Preventing Falls on Slippery Sidewalks

If you live in the Snow Belt, you’re probably well aware of the hazard posed by slippery, ice-covered sidewalks. One of the most common mistakes made when removing snow is ignoring the ice that can form on sidewalks. This ice can lead to serious injuries and even death for people who slip and fall. Here are several ways you can prevent falls on slippery sidewalks.

Walk Like a Penguin

One of the best ways to avoid falling is to change the way you walk. When we walk normally, we support our bodies evenly with both legs. Unfortunately, ice makes this strategy unsafe, leading to slips and falls. The solution? Walk like a penguin. By keeping your body stiff and putting your weight on one leg at a time, you can prevent most slips and falls. If you’re a business owner, you might also encourage your customers to walk like penguins, perhaps posting a sign near your door.

For those with limited mobility, such as wheelchair users, ice can also present a challenge. It’s especially important to keep ramps and sidewalks ice-free for these people. Even if you’re not walking, you could still slip and fall on ice. Wheelchair users might also consider snow tires or other additions that will increase traction, reducing the risk of a fall.

Apply (and Reapply) Sand or Salt

Salt and sand are two of the simplest ways to prevent ice-related falls. While these products are easy to use, it’s important to know when to use each one. According to Jennifer Noonan, a writer for Bob Vila, salt will melt snow and ice in temperatures as low as 12º F. At temperatures any lower, rock salt won’t do much of anything. That’s where sand comes in. Sand won’t melt ice or snow, but it’s great for creating traction on slippery sidewalks.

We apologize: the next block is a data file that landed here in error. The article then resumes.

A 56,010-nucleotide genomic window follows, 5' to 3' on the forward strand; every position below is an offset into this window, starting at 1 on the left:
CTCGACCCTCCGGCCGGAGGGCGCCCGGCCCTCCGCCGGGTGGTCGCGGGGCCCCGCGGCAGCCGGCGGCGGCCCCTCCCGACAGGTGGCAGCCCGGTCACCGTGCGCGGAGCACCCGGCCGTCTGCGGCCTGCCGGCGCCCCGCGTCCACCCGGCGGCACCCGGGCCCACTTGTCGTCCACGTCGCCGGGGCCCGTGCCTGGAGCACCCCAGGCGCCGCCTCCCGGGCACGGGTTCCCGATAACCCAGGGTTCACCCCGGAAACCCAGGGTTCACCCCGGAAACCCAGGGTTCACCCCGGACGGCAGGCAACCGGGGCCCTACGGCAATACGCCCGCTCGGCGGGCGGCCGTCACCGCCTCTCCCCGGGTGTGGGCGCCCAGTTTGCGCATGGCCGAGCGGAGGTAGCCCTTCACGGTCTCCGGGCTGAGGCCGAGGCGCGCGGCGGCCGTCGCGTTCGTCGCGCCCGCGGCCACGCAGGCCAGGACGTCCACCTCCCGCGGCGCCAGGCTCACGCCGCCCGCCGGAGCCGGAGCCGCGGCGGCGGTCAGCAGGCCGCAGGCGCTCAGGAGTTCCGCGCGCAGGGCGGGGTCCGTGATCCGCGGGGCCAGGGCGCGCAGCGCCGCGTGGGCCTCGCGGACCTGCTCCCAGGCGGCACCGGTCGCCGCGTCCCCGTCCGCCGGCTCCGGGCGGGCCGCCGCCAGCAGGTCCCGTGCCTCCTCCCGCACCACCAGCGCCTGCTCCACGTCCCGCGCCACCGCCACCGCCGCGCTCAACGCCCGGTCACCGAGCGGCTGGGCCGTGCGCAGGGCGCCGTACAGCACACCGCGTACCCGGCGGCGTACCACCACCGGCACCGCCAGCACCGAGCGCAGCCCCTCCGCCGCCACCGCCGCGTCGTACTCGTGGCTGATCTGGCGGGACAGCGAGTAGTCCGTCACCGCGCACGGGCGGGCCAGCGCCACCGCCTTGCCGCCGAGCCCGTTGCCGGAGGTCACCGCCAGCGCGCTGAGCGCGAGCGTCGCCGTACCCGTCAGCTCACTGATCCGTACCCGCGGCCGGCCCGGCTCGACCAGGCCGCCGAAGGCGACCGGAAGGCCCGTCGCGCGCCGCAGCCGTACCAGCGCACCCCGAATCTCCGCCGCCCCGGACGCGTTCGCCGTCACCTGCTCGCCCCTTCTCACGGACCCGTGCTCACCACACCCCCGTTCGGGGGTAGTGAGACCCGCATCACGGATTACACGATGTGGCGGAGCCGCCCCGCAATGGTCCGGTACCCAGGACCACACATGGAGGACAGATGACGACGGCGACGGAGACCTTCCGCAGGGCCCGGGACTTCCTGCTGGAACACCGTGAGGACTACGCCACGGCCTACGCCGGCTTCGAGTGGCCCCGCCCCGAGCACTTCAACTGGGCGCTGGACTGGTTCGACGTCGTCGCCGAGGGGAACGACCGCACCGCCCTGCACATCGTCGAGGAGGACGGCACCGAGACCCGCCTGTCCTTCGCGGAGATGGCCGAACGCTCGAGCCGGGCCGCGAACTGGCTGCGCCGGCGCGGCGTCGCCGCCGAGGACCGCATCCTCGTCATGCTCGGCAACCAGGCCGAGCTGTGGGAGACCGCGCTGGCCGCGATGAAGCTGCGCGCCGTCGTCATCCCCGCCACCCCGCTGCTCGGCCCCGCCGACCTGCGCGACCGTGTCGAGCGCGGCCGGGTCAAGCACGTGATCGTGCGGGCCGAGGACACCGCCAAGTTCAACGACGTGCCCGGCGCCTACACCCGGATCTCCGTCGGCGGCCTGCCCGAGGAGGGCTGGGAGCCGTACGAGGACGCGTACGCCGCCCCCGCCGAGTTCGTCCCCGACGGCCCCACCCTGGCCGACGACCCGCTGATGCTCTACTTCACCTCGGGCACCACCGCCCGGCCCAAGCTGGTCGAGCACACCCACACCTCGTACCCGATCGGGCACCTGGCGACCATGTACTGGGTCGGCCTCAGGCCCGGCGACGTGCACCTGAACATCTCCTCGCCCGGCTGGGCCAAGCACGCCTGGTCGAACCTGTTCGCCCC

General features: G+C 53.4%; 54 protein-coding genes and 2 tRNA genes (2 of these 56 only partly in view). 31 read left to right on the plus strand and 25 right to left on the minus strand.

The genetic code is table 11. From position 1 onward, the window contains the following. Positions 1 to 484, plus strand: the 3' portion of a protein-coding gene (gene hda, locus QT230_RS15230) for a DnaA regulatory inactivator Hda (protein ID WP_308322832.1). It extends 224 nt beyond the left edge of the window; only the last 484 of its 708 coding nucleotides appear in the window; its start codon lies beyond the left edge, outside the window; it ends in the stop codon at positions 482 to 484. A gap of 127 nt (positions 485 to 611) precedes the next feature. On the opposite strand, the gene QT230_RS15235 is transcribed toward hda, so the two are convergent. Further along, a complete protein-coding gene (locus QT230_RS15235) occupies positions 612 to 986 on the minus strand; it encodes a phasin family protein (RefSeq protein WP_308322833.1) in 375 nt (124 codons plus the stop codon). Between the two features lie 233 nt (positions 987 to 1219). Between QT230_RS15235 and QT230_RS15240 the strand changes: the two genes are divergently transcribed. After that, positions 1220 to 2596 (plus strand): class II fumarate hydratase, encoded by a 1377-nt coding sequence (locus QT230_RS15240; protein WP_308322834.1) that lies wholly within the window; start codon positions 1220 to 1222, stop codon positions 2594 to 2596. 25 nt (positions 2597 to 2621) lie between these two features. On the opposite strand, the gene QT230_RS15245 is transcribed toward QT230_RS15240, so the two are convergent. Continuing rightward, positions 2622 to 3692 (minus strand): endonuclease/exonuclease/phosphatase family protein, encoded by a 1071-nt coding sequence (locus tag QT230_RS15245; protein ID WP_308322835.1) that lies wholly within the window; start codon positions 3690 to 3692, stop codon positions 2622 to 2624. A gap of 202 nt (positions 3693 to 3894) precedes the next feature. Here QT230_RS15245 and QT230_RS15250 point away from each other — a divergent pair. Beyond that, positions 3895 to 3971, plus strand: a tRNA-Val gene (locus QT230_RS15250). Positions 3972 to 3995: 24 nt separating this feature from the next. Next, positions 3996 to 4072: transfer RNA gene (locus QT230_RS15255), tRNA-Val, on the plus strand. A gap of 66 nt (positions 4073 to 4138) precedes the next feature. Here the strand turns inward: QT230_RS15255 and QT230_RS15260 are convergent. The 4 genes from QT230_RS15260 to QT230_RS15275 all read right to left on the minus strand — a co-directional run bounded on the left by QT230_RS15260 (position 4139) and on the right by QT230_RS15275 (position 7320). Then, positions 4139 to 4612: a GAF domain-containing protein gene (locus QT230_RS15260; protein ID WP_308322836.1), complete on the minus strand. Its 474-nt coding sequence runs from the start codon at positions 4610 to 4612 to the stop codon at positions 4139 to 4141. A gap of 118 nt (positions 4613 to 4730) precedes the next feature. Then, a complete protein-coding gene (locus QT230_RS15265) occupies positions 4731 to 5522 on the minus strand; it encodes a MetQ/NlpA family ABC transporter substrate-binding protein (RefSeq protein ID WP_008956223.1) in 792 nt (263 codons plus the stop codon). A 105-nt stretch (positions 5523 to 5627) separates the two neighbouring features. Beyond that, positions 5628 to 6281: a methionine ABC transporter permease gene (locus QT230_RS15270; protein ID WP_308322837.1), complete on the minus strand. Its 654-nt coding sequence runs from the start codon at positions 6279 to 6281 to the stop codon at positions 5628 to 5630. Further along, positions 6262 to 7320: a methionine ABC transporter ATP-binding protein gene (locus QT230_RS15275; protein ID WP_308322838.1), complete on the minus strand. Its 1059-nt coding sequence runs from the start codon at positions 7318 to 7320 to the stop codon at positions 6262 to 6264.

At temperatures above 12º F, always remember to apply salt to sidewalks after removing snow. This will prevent any excess water from freezing. If temperatures are below 12º F, sand is your best bet. Do your best to remove ice manually, then liberally spread sand on sidewalks and other walkways. With either sand or salt, remember to reapply if more snow falls. Sand that’s trapped under a layer of snow won’t prevent falls as effectively.

Know If You’re Responsible

Sometimes falls occur in areas where the owner or renter wasn’t sure who was responsible for ice removal. If you fail to remove ice and this leads to a fall, you could face a lawsuit. If snow and ice removal were your responsibility, the lawsuit probably won’t end in your favor. Therefore, it’s important to know if you’re responsible for ice removal on and around your property. Accuweather staff writer Kristen Rodman encourages business owners and private citizens alike to understand local policies on snow and ice removal, and to stay on top of ice removal, even during a storm.

Get Help From an Expert

Perhaps the best way to prevent falls during winter weather is to contact an ice slip and fall expert. Such an expert will not only help you understand local laws and create an ice removal plan, but can also serve as an expert witness should you face a lawsuit. Swenson Consulting on your side is the best preventative measure you can take when it comes to ice slip and fall accidents.

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